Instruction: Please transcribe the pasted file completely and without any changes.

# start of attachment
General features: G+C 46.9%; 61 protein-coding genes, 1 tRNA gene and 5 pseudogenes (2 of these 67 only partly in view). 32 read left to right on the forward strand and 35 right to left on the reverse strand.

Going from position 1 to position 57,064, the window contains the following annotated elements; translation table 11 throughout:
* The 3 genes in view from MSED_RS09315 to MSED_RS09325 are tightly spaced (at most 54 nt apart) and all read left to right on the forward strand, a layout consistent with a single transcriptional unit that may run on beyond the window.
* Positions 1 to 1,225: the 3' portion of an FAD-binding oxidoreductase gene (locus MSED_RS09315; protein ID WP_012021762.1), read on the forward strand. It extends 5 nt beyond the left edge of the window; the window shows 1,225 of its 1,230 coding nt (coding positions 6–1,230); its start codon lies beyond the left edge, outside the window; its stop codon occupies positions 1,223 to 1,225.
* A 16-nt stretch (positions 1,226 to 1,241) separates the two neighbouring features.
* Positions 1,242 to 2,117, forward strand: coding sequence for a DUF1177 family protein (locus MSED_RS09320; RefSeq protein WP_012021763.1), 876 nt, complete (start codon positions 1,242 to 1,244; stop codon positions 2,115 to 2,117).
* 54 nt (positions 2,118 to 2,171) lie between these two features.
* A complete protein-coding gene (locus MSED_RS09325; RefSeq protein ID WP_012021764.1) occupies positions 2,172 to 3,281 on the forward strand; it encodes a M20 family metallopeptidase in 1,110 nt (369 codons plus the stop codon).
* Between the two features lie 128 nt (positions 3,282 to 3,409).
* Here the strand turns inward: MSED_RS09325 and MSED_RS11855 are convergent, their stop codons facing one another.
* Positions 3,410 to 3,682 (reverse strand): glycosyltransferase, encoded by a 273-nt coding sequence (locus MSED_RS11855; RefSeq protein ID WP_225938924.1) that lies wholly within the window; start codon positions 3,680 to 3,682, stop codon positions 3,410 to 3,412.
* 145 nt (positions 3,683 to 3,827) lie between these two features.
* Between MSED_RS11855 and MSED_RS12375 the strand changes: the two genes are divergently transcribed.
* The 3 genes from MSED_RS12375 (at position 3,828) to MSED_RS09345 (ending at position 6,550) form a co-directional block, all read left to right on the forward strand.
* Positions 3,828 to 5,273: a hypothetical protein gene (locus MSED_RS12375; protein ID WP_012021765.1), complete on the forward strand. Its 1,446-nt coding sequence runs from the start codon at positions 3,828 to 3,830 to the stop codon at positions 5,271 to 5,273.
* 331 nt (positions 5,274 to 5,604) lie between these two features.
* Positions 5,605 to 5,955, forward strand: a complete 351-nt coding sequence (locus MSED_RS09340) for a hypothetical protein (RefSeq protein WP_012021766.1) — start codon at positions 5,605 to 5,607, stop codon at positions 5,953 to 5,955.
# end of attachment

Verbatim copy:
General features: G+C 46.9%; 61 protein-coding genes, 1 tRNA gene and 5 pseudogenes (2 of these 67 only partly in view). 32 read left to right on the forward strand and 35 right to left on the reverse strand.

Going from position 1 to position 57,064, the window contains the following annotated elements; translation table 11 throughout:
* The 3 genes in view from MSED_RS09315 to MSED_RS09325 are tightly spaced (at most 54 nt apart) and all read left to right on the forward strand, a layout consistent with a single transcriptional unit that may run on beyond the window.
* Positions 1 to 1,225: the 3' portion of an FAD-binding oxidoreductase gene (locus MSED_RS09315; protein ID WP_012021762.1), read on the forward strand. It extends 5 nt beyond the left edge of the window; the window shows 1,225 of its 1,230 coding nt (coding positions 6–1,230); its start codon lies beyond the left edge, outside the window; its stop codon occupies positions 1,223 to 1,225.
* A 16-nt stretch (positions 1,226 to 1,241) separates the two neighbouring features.
* Positions 1,242 to 2,117, forward strand: coding sequence for a DUF1177 family protein (locus MSED_RS09320; RefSeq protein WP_012021763.1), 876 nt, complete (start codon positions 1,242 to 1,244; stop codon positions 2,115 to 2,117).
* 54 nt (positions 2,118 to 2,171) lie between these two features.
* A complete protein-coding gene (locus MSED_RS09325; RefSeq protein ID WP_012021764.1) occupies positions 2,172 to 3,281 on the forward strand; it encodes a M20 family metallopeptidase in 1,110 nt (369 codons plus the stop codon).
* Between the two features lie 128 nt (positions 3,282 to 3,409).
* Here the strand turns inward: MSED_RS09325 and MSED_RS11855 are convergent, their stop codons facing one another.
* Positions 3,410 to 3,682 (reverse strand): glycosyltransferase, encoded by a 273-nt coding sequence (locus MSED_RS11855; RefSeq protein ID WP_225938924.1) that lies wholly within the window; start codon positions 3,680 to 3,682, stop codon positions 3,410 to 3,412.
* 145 nt (positions 3,683 to 3,827) lie between these two features.
* Between MSED_RS11855 and MSED_RS12375 the strand changes: the two genes are divergently transcribed.
* The 3 genes from MSED_RS12375 (at position 3,828) to MSED_RS09345 (ending at position 6,550) form a co-directional block, all read left to right on the forward strand.
* Positions 3,828 to 5,273: a hypothetical protein gene (locus MSED_RS12375; protein ID WP_012021765.1), complete on the forward strand. Its 1,446-nt coding sequence runs from the start codon at positions 3,828 to 3,830 to the stop codon at positions 5,271 to 5,273.
* 331 nt (positions 5,274 to 5,604) lie between these two features.
* Positions 5,605 to 5,955, forward strand: a complete 351-nt coding sequence (locus MSED_RS09340) for a hypothetical protein (RefSeq protein WP_012021766.1) — start codon at positions 5,605 to 5,607, stop codon at positions 5,953 to 5,955.